University of Arizona selects Cubresa’s NuPET scanner for cancer research

Cubresa Inc., a medical imaging company that develops and markets molecular imaging systems, today announced that their compact PET scanner called NuPET™ for simultaneous preclinical PET (Positron Emission Tomography) and MRI (Magnetic Resonance Imaging) has been selected by the University of Arizona (UA).

Cubresa's NuPET™ PET scanner is placed into the bore of an MRI magnet, enabling simultaneous preclinical PET/MR molecular & functional imaging.

PET and MRI are complementary imaging methods for better understanding disease and testing novel treatments in small animal subjects. The University of Arizona will be the first institution in the United States to acquire this instrument.

“Simultaneous PET and MRI acquisition is essential for the work that we’re doing, developing new contrast agents to detect biomarkers,” says Dr. Marty Pagel, professor and director of cancer imaging, Department of Medical Imaging. “A more precise understanding of the effect of certain therapies by using simultaneous PET/MRI advances the concept of personalized medicine—optimizing treatment for each individual.”

Currently, the University of Arizona does not have small animal PET service on campus. This PET/MRI system will bring a new capability to UA research endeavors. The UA purchased the NuPET™ scanner in collaboration with the Department of Medical Imaging and the UA BIO5™ Institute in order to fully exploit a unique MRI method and the synthesis of contrast agents that relies on patented technology from Pagel’s lab to measure a tumor’s acidity. Studies have shown that measuring a tumor’s pH factor could help doctors to monitor the effect of a variety of treatments on solid tumors and normal tissue, and could even predict the effectiveness of chemotherapies before the patient starts the medication.

“We’re very excited to know that the NuPET™ system will be empowering scientists to more accurately interrogate a tumor’s characteristics for the benefit of cancer research,” says George Abe, CEO of Cubresa. “Cancer is multifaceted. The Cubresa NuPET™ system provides researchers at the University of Arizona with the ability to monitor structural, functional and molecular changes at the same time under identical physiological conditions in order to help better understand the underlying disease and develop targeted therapies.”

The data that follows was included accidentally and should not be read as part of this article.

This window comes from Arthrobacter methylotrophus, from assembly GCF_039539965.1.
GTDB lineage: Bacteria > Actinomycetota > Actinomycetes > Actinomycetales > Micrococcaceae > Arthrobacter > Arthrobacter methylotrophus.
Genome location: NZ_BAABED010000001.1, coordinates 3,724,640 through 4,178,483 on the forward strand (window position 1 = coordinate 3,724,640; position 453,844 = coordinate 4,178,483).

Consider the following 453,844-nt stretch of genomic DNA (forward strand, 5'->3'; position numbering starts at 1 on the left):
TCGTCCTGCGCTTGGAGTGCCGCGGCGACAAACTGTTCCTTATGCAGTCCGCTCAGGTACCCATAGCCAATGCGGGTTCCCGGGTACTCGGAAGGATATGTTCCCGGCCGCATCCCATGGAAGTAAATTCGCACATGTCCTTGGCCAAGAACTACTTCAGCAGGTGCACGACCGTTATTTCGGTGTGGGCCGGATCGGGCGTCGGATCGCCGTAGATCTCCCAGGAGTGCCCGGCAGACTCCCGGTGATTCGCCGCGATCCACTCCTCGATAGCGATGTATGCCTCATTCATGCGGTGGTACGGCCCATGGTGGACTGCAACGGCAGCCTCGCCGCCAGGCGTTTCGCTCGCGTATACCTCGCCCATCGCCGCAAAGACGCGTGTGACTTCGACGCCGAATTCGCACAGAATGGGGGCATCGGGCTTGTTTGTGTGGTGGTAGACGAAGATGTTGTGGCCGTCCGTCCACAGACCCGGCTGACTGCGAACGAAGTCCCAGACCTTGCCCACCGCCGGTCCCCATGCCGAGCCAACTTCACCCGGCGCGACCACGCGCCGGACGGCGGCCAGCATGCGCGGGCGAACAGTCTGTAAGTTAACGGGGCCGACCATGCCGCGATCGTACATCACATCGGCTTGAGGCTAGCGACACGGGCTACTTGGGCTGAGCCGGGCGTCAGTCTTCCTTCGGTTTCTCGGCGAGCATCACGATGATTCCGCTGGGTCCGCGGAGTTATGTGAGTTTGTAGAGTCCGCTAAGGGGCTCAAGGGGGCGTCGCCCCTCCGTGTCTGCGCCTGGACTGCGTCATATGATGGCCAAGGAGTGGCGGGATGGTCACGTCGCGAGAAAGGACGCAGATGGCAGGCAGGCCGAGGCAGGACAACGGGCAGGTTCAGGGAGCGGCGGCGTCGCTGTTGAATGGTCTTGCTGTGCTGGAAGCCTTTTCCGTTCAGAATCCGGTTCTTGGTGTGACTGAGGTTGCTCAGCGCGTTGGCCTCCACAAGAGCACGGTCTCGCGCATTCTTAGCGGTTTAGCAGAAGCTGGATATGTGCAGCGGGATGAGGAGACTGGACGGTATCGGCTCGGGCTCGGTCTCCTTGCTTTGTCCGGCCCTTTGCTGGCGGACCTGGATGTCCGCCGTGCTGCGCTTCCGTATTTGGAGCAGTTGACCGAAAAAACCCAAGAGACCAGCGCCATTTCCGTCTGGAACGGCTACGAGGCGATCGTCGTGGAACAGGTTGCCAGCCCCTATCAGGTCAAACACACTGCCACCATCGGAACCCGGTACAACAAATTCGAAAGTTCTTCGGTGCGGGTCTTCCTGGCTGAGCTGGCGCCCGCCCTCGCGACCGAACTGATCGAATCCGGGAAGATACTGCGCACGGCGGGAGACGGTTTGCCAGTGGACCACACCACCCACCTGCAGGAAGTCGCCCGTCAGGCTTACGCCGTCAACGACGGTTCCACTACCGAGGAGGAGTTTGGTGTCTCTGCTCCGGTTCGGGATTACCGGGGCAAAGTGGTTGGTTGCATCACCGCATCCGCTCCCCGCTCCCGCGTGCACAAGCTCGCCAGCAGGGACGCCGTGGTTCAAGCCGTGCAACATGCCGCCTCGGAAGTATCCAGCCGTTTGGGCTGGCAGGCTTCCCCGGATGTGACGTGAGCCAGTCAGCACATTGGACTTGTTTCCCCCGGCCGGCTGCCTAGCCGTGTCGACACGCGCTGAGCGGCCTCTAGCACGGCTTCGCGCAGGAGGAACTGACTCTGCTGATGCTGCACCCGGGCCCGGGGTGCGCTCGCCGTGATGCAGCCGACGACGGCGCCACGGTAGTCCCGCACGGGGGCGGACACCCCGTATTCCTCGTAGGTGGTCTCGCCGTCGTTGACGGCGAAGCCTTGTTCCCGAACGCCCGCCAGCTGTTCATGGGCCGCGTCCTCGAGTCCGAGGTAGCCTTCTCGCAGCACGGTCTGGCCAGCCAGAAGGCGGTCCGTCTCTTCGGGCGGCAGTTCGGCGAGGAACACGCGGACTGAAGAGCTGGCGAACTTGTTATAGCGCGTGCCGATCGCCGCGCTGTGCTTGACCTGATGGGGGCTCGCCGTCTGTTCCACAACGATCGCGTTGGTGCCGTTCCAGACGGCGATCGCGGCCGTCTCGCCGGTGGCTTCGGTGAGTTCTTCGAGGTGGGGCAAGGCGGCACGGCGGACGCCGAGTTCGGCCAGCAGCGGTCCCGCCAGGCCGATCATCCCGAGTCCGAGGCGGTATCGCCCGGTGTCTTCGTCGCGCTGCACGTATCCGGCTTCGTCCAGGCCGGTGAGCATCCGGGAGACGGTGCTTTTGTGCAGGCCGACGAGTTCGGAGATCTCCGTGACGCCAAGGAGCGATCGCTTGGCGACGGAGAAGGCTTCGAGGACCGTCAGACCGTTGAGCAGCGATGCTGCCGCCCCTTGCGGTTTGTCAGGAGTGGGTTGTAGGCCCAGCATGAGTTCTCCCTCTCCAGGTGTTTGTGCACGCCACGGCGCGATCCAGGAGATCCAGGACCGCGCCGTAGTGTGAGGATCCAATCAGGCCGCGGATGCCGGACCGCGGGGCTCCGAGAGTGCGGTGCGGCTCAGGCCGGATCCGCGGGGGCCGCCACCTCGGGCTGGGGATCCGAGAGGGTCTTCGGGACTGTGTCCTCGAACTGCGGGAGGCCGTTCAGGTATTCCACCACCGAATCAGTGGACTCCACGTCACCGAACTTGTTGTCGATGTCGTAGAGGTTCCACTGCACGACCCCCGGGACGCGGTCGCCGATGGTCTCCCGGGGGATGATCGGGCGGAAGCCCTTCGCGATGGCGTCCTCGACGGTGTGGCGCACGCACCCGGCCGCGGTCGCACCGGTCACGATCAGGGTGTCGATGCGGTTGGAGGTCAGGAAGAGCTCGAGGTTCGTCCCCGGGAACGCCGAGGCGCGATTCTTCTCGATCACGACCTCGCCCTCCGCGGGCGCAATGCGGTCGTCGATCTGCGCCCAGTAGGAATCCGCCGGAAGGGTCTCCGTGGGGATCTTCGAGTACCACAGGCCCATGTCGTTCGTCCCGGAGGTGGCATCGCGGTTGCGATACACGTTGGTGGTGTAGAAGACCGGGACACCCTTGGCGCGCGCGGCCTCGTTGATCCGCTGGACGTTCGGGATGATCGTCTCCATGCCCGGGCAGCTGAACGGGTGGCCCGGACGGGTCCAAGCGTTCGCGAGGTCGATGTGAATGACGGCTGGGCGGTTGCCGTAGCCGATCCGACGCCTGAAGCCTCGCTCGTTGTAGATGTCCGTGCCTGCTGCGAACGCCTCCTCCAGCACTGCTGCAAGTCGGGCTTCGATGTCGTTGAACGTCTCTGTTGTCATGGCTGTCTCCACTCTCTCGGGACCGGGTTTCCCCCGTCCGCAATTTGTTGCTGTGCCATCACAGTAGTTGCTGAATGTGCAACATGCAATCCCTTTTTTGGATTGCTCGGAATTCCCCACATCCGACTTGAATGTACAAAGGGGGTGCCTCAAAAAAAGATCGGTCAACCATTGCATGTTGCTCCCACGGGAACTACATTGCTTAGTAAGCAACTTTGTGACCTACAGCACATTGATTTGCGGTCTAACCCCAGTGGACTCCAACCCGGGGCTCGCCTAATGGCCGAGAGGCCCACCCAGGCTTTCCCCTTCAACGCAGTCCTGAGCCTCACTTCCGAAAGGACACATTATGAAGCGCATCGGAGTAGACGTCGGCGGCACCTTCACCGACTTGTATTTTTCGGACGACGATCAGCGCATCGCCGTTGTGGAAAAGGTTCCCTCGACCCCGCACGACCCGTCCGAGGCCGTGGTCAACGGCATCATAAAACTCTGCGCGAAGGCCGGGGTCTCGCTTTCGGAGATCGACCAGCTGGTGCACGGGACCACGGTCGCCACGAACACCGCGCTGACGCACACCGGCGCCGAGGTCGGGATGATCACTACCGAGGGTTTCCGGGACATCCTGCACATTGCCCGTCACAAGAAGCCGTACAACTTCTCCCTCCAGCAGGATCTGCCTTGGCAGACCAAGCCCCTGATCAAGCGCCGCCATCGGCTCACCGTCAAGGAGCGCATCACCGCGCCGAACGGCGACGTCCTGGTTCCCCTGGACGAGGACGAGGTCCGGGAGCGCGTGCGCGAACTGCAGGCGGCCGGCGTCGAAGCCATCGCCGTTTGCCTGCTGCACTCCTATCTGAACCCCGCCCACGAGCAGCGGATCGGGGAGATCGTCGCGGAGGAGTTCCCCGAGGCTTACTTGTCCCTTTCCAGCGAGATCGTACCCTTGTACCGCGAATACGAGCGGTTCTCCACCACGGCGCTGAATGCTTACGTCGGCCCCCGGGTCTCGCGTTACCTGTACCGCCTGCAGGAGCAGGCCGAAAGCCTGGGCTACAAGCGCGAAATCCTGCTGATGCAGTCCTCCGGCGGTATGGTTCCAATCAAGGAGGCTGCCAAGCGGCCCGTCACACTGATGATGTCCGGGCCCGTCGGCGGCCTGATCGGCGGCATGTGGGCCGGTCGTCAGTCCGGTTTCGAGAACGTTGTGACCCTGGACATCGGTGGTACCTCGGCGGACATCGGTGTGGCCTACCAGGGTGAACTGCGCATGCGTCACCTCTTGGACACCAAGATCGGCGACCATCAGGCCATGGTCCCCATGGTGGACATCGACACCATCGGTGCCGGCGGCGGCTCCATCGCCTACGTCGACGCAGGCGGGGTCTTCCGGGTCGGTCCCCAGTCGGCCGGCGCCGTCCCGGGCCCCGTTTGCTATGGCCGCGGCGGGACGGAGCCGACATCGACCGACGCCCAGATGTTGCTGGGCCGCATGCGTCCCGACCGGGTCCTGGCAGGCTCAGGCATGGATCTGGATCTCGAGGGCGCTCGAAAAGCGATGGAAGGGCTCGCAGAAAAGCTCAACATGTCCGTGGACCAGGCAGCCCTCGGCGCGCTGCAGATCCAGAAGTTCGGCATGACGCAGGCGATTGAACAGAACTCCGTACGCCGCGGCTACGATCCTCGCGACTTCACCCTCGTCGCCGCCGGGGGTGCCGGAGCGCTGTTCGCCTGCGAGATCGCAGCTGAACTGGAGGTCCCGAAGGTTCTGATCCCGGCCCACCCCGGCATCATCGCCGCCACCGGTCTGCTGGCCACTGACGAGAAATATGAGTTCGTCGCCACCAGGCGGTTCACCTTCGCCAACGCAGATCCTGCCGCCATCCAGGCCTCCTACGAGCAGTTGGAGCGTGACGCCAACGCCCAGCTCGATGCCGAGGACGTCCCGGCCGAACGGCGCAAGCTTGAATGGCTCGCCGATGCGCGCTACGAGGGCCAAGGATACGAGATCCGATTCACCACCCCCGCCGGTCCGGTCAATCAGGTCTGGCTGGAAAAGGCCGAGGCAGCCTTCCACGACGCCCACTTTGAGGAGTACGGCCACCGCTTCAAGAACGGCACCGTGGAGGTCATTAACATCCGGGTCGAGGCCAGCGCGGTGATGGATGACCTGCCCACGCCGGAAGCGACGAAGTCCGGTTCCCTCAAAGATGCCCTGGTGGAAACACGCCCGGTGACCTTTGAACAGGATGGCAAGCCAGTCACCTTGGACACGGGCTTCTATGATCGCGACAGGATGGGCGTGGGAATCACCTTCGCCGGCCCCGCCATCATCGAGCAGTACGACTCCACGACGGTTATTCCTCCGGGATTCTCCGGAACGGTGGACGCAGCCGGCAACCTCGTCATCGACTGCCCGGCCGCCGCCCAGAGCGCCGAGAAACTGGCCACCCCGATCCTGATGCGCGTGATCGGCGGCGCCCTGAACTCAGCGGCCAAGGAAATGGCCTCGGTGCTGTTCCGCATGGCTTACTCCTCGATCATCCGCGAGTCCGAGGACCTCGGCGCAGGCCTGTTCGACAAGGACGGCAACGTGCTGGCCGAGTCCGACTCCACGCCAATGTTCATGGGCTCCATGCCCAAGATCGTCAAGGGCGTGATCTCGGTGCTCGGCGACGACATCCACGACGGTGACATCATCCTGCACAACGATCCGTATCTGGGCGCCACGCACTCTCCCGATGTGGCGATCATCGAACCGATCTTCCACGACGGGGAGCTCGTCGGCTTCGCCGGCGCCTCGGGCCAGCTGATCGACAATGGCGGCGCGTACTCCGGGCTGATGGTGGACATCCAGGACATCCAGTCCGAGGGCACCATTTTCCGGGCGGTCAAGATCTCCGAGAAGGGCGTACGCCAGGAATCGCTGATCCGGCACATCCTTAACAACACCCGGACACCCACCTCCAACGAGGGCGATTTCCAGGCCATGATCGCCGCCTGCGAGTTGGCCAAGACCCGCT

Faculty at the University of Arizona are primed with two research areas to begin work when the PET insert arrives. First, they have developed an MRI method that measures tumor acidosis. Tumors have high metabolism and generate a lot of lactic acid, a process known as aerobic glycolysis. PET is often used to track the start of aerobic glycolysis by detecting a radioactive form of glucose (fluoro-deoxyglucose, or FDG) that is rapidly transported into cancer cells. Pagel and colleagues plan to combine the existing MRI method with the FDG PET method to track both the start and end of aerobic glycolysis in tumors. This will improve the assessment of tumor biology, especially changes in tumor biology in response to therapies.

Second, researchers at the UA have developed a PET/MRI contrast agent that is detected with both PET and MRI. This hybrid chemical contrast agent will allow them to measure tumor acidosis very accurately. There are advantages to a "one agent injection" method vs. the injection of a cocktail of 2 agents for PET and MRI that are described above in the first project.

The University of Arizona has strong interests in translating their new methods to the clinic to improve the detection of tumors, and to assess early responses in tumors that are caused by chemotherapies. The UA also plans to obtain a clinical PET/MRI scanner in 2018, so researchers will be ideally suited for this clinical translation in about 18 months.

Cubresa will showcase the NuPET™ scanner in Booth 1148 at the SNMMI (Society of Nuclear Medicine and Molecular Imaging) 2016 Annual Meeting in San Diego, June 11—14, 2016.


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